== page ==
- bring opposite sides of the wrapper together, and pinch them together.
- make a little pleat close to the pinched-together centre, and as you make the pleat, press a bit of the wrapper from the opposite side into the pleat. keep going until one side of the dumpling is completely sealed.
- repeat on the other side. since you are pleating down one half of the wrapper, the finished dumpling should be slightly crescent shaped.
Cooking notes: My favourite method is fry-and-steam (as Mr Gander says, “fream”).
- pre-heat a generous splash of neutral flavoured oil (peanut or rice bran) in a frying pan.
- place the dumplings into the pan, don’t allow the edges to touch.
- when the bottoms of the dumplings are brown and beginning to crisp, pour in a small amount of hot water into the frying pan – no more than 1/4 of the height of the dumpling. The heat in the frying pan will turn the hot water into steam.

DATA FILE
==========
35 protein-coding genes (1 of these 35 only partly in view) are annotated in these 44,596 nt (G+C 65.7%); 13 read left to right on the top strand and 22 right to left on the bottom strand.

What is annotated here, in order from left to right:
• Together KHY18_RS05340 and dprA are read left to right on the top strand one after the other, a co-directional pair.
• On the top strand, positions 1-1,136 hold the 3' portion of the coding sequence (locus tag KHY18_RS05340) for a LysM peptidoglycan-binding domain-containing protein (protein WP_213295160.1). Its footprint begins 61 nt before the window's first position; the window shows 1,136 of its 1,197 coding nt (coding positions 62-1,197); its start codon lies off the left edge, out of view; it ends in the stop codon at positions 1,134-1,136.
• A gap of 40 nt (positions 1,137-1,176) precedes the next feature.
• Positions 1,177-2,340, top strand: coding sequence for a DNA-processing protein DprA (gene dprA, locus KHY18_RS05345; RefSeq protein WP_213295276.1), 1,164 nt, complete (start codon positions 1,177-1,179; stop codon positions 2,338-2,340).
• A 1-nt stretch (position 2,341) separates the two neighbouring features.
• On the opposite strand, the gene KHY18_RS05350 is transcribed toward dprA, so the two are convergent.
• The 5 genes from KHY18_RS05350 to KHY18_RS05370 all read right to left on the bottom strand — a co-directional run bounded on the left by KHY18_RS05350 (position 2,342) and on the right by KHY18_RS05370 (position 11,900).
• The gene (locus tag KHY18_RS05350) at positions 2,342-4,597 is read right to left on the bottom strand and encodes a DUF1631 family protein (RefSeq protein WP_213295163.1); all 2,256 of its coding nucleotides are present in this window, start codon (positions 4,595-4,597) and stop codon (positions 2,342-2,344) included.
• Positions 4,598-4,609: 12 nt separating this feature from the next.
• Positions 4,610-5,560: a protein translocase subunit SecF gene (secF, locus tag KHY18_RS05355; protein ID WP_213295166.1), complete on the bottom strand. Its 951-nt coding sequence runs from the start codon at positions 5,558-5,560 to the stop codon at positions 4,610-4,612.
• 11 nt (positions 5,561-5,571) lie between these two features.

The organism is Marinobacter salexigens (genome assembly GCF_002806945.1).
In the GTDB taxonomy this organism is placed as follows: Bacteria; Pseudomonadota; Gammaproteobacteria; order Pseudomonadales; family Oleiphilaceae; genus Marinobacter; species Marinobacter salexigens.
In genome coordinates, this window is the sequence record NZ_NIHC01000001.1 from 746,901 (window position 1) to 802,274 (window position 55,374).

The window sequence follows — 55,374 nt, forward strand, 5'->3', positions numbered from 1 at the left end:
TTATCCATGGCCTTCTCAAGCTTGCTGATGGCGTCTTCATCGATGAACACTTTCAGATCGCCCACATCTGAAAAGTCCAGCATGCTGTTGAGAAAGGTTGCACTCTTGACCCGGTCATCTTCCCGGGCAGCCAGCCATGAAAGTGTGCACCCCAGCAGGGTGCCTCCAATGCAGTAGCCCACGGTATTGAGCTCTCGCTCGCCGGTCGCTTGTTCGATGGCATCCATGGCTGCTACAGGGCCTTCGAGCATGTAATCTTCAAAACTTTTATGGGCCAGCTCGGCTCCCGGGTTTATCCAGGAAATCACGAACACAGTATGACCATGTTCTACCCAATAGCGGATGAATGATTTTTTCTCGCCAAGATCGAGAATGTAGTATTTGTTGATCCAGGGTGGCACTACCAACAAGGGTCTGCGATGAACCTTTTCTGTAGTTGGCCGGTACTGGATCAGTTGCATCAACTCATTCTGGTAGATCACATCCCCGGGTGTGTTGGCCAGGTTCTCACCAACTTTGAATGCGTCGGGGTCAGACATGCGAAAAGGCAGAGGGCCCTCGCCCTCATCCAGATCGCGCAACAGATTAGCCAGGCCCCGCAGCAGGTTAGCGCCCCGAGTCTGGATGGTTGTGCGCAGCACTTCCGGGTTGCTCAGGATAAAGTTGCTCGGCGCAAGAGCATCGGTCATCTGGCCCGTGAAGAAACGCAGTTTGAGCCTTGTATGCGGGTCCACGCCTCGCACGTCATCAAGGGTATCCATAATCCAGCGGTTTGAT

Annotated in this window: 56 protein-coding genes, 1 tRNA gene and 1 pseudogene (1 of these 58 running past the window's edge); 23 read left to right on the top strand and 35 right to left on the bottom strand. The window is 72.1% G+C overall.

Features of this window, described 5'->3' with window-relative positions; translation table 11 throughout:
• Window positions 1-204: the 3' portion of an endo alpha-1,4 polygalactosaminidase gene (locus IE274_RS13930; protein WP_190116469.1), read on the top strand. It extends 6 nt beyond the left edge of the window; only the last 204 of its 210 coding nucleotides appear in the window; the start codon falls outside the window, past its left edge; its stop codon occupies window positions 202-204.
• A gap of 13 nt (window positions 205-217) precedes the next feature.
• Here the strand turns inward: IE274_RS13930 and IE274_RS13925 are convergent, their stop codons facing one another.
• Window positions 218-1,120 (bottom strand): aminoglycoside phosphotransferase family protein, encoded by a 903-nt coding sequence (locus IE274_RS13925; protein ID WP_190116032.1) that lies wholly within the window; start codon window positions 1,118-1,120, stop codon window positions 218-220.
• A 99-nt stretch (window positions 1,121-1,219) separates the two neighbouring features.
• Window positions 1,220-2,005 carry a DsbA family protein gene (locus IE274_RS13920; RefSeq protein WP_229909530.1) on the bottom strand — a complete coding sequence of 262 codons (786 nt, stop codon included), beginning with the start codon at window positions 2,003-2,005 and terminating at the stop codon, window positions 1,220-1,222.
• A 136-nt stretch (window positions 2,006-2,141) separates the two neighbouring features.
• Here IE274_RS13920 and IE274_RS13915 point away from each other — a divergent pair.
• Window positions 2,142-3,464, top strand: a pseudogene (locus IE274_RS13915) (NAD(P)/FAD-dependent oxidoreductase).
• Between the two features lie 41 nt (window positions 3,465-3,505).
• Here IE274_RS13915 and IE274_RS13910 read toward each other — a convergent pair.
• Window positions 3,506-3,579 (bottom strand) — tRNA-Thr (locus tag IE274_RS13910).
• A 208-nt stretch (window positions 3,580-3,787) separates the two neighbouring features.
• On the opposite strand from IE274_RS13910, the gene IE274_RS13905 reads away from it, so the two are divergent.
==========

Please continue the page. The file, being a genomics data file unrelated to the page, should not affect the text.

- for fresh dumplings, cook the dumplings in an open pan for 3-4 minutes (and you may need to top up the water), or close the lid of the pan and cook for 2-3 minutes. for frozen dumplings, extend the cooking times by about 2 minutes.
Test a dumpling – the filling should be tongue-burningly hot all the way through.
Dumpling folding tutorials
Tiny Urban Kitchen, one way to fold a pleated crescent
Appetite for China, another way to fold the pleated crescent
Andrea Nguyen’s video tutorial
Feed the Dragon’s video tutorial